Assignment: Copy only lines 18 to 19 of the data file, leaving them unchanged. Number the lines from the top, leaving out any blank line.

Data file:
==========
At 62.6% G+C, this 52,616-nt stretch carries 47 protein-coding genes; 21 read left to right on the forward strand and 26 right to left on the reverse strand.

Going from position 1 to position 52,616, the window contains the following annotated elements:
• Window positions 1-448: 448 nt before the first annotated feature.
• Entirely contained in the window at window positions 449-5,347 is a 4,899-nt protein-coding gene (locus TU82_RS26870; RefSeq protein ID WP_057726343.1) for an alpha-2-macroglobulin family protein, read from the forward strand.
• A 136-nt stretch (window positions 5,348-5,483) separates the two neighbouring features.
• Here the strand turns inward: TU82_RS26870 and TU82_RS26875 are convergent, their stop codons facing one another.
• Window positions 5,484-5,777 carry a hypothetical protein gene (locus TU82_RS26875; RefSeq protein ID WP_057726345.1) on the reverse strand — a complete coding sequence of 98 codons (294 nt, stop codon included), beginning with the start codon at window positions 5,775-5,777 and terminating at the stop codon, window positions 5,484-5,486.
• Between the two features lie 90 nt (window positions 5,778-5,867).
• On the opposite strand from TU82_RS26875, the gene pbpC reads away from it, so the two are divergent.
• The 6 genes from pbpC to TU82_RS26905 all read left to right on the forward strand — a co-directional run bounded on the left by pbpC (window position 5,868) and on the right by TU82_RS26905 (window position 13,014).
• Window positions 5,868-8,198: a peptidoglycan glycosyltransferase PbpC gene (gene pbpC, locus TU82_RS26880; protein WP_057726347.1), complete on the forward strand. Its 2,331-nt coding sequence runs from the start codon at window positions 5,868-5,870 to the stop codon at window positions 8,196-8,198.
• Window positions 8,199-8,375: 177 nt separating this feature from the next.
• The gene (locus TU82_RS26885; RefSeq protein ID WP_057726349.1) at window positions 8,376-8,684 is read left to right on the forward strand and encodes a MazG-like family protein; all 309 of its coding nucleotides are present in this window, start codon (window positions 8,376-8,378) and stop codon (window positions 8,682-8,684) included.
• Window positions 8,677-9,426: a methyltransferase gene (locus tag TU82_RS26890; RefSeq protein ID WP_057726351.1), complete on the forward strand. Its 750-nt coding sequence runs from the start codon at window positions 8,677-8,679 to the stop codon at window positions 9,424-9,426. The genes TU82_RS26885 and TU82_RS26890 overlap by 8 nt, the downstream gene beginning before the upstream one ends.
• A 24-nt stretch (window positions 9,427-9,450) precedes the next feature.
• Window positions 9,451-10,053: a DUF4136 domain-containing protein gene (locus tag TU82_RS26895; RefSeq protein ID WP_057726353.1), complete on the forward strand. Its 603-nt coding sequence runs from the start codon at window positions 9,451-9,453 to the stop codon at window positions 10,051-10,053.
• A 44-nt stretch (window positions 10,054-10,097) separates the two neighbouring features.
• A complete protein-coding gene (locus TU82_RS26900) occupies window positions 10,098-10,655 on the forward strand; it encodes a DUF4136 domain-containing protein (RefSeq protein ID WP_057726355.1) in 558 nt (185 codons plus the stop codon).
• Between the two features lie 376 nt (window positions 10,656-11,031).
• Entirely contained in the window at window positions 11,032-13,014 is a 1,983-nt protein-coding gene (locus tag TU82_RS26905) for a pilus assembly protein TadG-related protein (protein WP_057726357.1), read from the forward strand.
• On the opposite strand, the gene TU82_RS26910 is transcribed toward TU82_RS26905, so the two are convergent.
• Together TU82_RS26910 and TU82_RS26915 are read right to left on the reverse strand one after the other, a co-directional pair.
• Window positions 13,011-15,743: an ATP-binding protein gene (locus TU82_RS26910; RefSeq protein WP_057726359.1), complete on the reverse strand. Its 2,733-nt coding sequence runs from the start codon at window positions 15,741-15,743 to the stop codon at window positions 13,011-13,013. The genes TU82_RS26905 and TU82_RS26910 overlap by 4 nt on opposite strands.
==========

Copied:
• A complete protein-coding gene (locus TU82_RS26900) occupies window positions 10,098-10,655 on the forward strand; it encodes a DUF4136 domain-containing protein (RefSeq protein ID WP_057726355.1) in 558 nt (185 codons plus the stop codon).
• Between the two features lie 376 nt (window positions 10,656-11,031).